Still confused, he stands up but finds himself constrained by the cloth that he is wrapped in. And suddenly he remembers where he is and why: he died. He was dead.

But now here he is, alive inside his own opened tomb. And the voice outside tells him to wake, arise and come out. With faltering steps, he disentangles himself from the constricting burial cloth and steps out into the living world once more.

When his eyes adjust to the brightness, he sees the astonishment of his family and friends. He can only imagine that, in their place, he too would struggle to believe what they are seeing. How can things change so suddenly? Who expects a day of grieving to turn so rapidly to joy? How can a person, prepared for a day of mourning, anticipate that they will leave the gravesite that evening with their loved one, alive and well, in their arms?

And for himself, how to proceed? Can life be the same when one has come back from death? As he and his family and friends walk from the graveside they must consider the choice to shake off the sadness, leave death behind, and embrace life afresh with a sense of newness and wonder.

Lent 6 – The path to Jerusalem

based on Matthew 21:1-11

(a figure representing Jesus walks a path of palm branches while the people throw coloured cloth before him)

It is a humbling thing to walk upon the cloaks of the people gathered – hard-working, normal people throwing their one, hard-earned, important outer garment on the road in front of him; cutting branches from the palms that line the road, to convert their cooling shade to a soft path under his feet.

He feels the weight of their expectation, their hope for change and renewal even in the midst of the ancient celebration of the Passover.

Most of them will not really know why they are here but in this arrival of one of many pilgrims to Jerusalem, there is a moment of unbridled, reckless joy. It will not last long – the military are not tolerant of any gathering that looks like a demonstration – but in this moment there is passion, danger and destiny and it is intoxicating for all present.

Who standing on this roadside can imagine that this adulation will soon turn to condemnation? That smiling, joyous faces will cry betrayal and turn their back on him?

To walk the path with Jesus, stay the course, choose radical, compassionate, inclusive love will not be an easy thing. And so he walks on.

Maundy Thursday – The Path to Betrayal

based on Matthew 26: 14-56

(a figure representing Jesus walks a path of coloured cloth which graduates from bright colours to black)

He knows he is walking in to a trap but he walks the path anyway. With heavy footsteps he leads his friends from the final place of feast and fellowship toward the greatest test of loyalty that any of them have ever faced.

He is quite certain his friends have not really understood the words he has shared with them over the meal – words of destiny and betrayal, about a covenant in flesh and blood through the metaphor of bread and wine.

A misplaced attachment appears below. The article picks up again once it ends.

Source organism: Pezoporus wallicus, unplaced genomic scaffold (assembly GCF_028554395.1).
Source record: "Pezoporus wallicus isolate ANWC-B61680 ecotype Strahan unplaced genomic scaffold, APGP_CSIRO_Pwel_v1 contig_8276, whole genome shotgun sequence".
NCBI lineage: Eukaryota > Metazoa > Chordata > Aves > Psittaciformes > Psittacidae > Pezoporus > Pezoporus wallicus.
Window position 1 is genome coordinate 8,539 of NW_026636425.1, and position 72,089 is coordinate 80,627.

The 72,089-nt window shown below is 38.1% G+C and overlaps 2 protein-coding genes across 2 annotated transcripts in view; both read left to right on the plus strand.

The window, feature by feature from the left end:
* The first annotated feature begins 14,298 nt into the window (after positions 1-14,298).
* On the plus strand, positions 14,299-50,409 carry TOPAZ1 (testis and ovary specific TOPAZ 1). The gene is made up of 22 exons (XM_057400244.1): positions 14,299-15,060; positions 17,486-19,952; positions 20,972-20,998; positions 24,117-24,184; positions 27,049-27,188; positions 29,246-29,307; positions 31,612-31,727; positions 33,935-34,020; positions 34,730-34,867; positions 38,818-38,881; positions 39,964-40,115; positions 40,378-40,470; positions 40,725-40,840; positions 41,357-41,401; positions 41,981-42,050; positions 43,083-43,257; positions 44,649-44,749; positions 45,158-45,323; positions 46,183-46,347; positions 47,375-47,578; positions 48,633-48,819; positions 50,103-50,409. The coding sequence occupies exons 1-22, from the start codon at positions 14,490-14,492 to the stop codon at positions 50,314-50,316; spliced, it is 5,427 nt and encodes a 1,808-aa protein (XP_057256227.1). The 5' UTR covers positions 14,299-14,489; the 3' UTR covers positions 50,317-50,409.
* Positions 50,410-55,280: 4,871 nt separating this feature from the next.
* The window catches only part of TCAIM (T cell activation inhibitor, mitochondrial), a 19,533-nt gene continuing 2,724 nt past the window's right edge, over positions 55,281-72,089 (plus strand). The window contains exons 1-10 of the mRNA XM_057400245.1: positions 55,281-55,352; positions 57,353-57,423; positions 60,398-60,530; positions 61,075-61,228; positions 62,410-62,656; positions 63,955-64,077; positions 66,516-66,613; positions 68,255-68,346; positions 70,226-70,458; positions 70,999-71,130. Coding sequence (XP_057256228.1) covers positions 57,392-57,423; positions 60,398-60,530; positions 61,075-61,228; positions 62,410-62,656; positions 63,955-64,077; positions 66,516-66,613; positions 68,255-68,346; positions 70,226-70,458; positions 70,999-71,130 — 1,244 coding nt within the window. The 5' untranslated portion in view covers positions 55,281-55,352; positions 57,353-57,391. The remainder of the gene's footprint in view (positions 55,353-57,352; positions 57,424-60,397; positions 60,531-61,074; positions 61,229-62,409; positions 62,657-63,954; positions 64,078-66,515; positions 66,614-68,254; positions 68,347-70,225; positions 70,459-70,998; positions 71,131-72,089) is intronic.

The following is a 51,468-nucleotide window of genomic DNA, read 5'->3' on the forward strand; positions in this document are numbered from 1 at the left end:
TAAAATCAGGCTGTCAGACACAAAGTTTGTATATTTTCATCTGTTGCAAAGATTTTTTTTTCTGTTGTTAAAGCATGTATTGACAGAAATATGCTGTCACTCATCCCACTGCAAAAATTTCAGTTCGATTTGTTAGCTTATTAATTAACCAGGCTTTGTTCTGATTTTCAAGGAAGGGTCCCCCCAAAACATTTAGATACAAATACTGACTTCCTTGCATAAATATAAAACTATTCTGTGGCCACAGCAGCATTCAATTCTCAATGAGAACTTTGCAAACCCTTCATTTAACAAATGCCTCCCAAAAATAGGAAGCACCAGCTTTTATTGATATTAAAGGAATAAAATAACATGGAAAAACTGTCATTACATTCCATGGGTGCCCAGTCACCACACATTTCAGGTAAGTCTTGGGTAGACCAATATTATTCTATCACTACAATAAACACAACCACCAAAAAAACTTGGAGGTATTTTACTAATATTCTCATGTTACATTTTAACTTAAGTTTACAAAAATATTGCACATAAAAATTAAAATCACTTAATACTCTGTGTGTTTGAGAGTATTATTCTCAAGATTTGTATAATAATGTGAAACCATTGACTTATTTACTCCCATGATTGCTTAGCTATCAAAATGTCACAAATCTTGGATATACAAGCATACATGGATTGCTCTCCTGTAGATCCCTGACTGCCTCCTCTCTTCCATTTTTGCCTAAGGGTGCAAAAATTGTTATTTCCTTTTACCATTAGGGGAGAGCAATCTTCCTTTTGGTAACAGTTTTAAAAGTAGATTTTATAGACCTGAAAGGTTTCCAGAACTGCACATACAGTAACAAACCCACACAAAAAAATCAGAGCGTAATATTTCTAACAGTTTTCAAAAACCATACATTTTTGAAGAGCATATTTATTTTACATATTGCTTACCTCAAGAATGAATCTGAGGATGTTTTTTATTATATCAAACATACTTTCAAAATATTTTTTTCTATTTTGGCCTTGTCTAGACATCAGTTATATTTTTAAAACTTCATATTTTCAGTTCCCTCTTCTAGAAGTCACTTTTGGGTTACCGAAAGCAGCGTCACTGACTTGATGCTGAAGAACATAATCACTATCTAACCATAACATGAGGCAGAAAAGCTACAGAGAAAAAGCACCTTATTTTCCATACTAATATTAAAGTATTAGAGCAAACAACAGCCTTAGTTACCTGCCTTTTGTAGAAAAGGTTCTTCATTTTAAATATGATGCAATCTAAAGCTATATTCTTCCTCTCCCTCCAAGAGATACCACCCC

Although they have journeyed with him thus far and will follow him to the garden on the hill to pray now, they do not fully grasp what is happening, that the hour is at hand. Despite their best intentions, their trust and their closeness to him, they cannot possibly imagine what he is going through – and perhaps they do not want to.

Change is easy to hope for when it comes in the form of excitement, celebration and optimism: it is so much harder to embrace when it cannot be achieved without sacrifice, suffering and dark times. Wine and talk in a secret room is one thing; loyalty and action in the real world is another.

He will pray, they will sleep. He will rebuke, they will desert him. And Peter will deny him three times. But all of this is ahead.

And so he walks on toward the one who waits in darkness, his pockets – and his conscience – heavy.

Good Friday – The Path to Death

A black path walked in silence by a figure in black after the line
  “There are no words…no words”.

Easter Sunday – The Path Beyond the Tomb

based on Matthew 28: 1-10

(two women walk a garden path together)

In shocked silence they try to comprehend what they have just seen, hearts and mind overflowing with amazement and joy. They have set down their jars of oils and perfumes – they will not be needed now. The guards were gone, the stone was rolled away…He was not there!

How can they explain the angelic young man calmly sitting by the tomb waiting for them, his presence and his message so completely unexpected and inexplicable after a long, dark day of grief and despair?

The wait between Friday and this morning has been so long, so terrible, living with the thought that he was no longer in the world; no longer to travel through their villages, call at their homes, sit and talk with them of love and justice. They smiled, then they cried as they recalled how he cared so completely and compassionately for the people he encountered. How he ached for the poor and downtrodden. How he felt the pain and anguish of the sick and injured. How he celebrated with the joyful. How he cried with the grieving. How he railed against injustice of every kind.

It was almost impossible to believe he was gone. They came here with heavy hearts, prepared to complete the burial rites for their dear friend and brother…but now the world has changed.  They have seen it with their own eyes – there is nothing left inside the dark tomb except the discarded linen they had wrapped him in two nights before.

A thousand questions are racing through their minds but the calm assurance of the young man at the tomb’s entrance has left them certain of one thing – Jesus is not dead. He has risen and walked out of the darkness in to light and life.

Now the women have been tasked to deliver a message and it is with joyous urgency that they hurry to find the disciples and tell them – Jesus is alive!